• I will make £100,000 a year and take 8 weeks vacation throughout the year.
  • I love to learn so I will spend 3 weeks a year in educational workshops and training programs to advance my career and myself.

You create what you put your energy on. If you concentrate on all the things you don’t want on all the things you don’t have enough of that is what you will create more of. Start creating what you do want.

Start with your vision; clearly lay out your life, career, and business vision and then take the steps to make it your reality. One of the steps might include hiring a coach to make it happen faster for you.

Presentation Skills

Well developed presentation skills are fundamental to the success of any leader; if you can’t speak in public effectively, how can you expect anyone to take you seriously and follow your vision?

Powerful Presentations: How to Write and Deliver a Presentation to Remember

If the mere thought of standing up in front of an audience makes your knees quiver, you should know that you’re not alone. Public speaking is one of the top fears listed by Americans and for good reason- most of us don’t do it very often. My personal theory is that the fear stems from the possibility of failure. What if I get up there and can’t talk? What if they think I have no idea what I’m talking about? What if I forget my speech?

After spending several years as a technical instructor and in sales, speaking to audiences of 4 to 400+, I’ve built an arsenal of strategies for presentations. The truth is, even the most seasoned public speakers get at least a little nervous before they step on stage. But the seasoned pros also know the tricks to delivering seamless and engaging presentations.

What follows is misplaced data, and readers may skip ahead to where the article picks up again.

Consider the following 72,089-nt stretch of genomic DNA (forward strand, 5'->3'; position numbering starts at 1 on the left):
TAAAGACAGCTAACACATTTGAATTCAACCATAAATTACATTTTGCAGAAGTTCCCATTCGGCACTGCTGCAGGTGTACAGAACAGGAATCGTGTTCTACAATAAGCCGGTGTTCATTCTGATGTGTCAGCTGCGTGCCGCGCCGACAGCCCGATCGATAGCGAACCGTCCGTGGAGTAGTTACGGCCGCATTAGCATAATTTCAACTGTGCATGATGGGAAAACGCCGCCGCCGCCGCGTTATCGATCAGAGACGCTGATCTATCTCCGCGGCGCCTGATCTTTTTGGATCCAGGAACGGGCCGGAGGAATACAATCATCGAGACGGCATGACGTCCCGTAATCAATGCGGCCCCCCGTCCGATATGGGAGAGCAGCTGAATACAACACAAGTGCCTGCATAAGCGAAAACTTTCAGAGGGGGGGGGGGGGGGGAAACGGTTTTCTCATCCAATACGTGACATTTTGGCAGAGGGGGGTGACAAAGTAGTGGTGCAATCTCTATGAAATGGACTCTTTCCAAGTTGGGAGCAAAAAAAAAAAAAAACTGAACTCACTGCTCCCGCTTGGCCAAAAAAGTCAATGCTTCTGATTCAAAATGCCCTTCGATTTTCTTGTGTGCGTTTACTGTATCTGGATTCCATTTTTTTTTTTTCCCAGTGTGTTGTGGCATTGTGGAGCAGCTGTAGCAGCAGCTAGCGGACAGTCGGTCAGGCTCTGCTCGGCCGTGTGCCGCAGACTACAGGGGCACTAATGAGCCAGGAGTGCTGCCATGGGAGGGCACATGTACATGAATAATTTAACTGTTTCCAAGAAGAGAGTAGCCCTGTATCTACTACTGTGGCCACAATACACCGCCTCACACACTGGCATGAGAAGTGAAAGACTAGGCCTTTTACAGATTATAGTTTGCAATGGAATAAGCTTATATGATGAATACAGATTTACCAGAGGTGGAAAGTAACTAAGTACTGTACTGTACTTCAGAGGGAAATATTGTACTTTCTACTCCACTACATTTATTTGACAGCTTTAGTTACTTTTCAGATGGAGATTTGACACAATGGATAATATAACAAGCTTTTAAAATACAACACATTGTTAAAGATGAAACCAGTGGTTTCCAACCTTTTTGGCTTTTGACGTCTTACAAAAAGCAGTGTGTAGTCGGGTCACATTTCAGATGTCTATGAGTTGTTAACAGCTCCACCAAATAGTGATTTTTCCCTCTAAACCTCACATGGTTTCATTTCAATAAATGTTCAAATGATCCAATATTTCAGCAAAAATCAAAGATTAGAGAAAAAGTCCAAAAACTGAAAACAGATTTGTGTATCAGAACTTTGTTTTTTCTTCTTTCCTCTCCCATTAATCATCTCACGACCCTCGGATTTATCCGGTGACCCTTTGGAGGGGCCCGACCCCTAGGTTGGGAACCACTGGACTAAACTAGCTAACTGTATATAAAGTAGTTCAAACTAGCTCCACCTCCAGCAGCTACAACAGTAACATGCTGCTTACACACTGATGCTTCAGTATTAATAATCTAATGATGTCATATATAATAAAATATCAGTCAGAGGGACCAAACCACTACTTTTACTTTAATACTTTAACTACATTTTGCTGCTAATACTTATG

Keys to Writing a Winning Presentation

1. Create an Outline. You may not think you need to outline your topic, but be assured it will save you time in the long run. Outlining your entire presentation before you set out to write it lets you organize the flow of information and ensure that you have included all of the relevant topics. One great trick for outlining is to write each key topic on a Post-it note and map it out on a large white board. The sticky notes can be moved and reordered until you find a logical progression.

2. Determine the Proper Number of Slides. If you are using PowerPoint, the rule of thumb is that each slide should require 2-3 minutes of discussion. If you are speaking for an hour, 60+ slides will be too many. You know your topic best, but 25-30 slides would probably be appropriate for a one-hour presentation.

3. Limit the Amount of Text. Slides that are too wordy will cause your audience to lose interest faster than the freeway fills up at rush hour. Try to keep to no more than five bullet points and whenever possible, show instead of tell. This means that you should illustrate your topic with charts, graphs, graphics or other visual representation instead of words to keep your content engaging.

4. Minimize the Bells and Whistles. A lot of activity or noise on your slides is bound to distract your audience. Resist the temptation to pepper your slides with flashy activity or music unless it truly enhances your message.

5. Proofread and Spell Check- Twice! Nothing kills a presentation faster than grammatical mistakes. You could be the most engaging speaker in the world, but spelling errors and misplaced punctuation can cause your audience to lose focus and question your credibility. I once watched an executive give a presentation with an emphasis on aspirin. He spelled aspirin incorrectly on a series of slides and half the room was talking about it by the time it was over, completely missing a very creative and interesting discussion. If you don’t trust your own proofreading ability, have a colleague review your presentation for you.

Keys to Presentation Delivery